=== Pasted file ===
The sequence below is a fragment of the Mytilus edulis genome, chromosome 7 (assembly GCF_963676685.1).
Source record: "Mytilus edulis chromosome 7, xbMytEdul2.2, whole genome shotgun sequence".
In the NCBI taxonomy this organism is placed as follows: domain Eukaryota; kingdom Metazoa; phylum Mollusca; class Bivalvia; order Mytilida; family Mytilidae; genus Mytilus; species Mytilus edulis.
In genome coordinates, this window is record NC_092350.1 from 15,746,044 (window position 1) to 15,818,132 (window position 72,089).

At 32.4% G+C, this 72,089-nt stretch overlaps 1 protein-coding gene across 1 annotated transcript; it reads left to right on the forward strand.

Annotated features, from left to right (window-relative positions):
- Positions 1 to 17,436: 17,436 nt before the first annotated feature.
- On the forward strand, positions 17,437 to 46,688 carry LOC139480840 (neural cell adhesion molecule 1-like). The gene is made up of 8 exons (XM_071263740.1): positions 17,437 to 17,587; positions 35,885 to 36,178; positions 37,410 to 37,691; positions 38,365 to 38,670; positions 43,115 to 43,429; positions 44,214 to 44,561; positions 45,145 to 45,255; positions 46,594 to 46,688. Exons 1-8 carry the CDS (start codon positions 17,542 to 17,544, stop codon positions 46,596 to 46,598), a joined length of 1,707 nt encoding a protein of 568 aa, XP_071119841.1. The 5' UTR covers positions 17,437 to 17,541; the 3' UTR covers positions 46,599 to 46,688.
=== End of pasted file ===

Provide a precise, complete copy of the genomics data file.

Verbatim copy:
The sequence below is a fragment of the Mytilus edulis genome, chromosome 7 (assembly GCF_963676685.1).
Source record: "Mytilus edulis chromosome 7, xbMytEdul2.2, whole genome shotgun sequence".
In the NCBI taxonomy this organism is placed as follows: domain Eukaryota; kingdom Metazoa; phylum Mollusca; class Bivalvia; order Mytilida; family Mytilidae; genus Mytilus; species Mytilus edulis.
In genome coordinates, this window is record NC_092350.1 from 15,746,044 (window position 1) to 15,818,132 (window position 72,089).

At 32.4% G+C, this 72,089-nt stretch overlaps 1 protein-coding gene across 1 annotated transcript; it reads left to right on the forward strand.

Annotated features, from left to right (window-relative positions):
- Positions 1 to 17,436: 17,436 nt before the first annotated feature.
- On the forward strand, positions 17,437 to 46,688 carry LOC139480840 (neural cell adhesion molecule 1-like). The gene is made up of 8 exons (XM_071263740.1): positions 17,437 to 17,587; positions 35,885 to 36,178; positions 37,410 to 37,691; positions 38,365 to 38,670; positions 43,115 to 43,429; positions 44,214 to 44,561; positions 45,145 to 45,255; positions 46,594 to 46,688. Exons 1-8 carry the CDS (start codon positions 17,542 to 17,544, stop codon positions 46,596 to 46,598), a joined length of 1,707 nt encoding a protein of 568 aa, XP_071119841.1. The 5' UTR covers positions 17,437 to 17,541; the 3' UTR covers positions 46,599 to 46,688.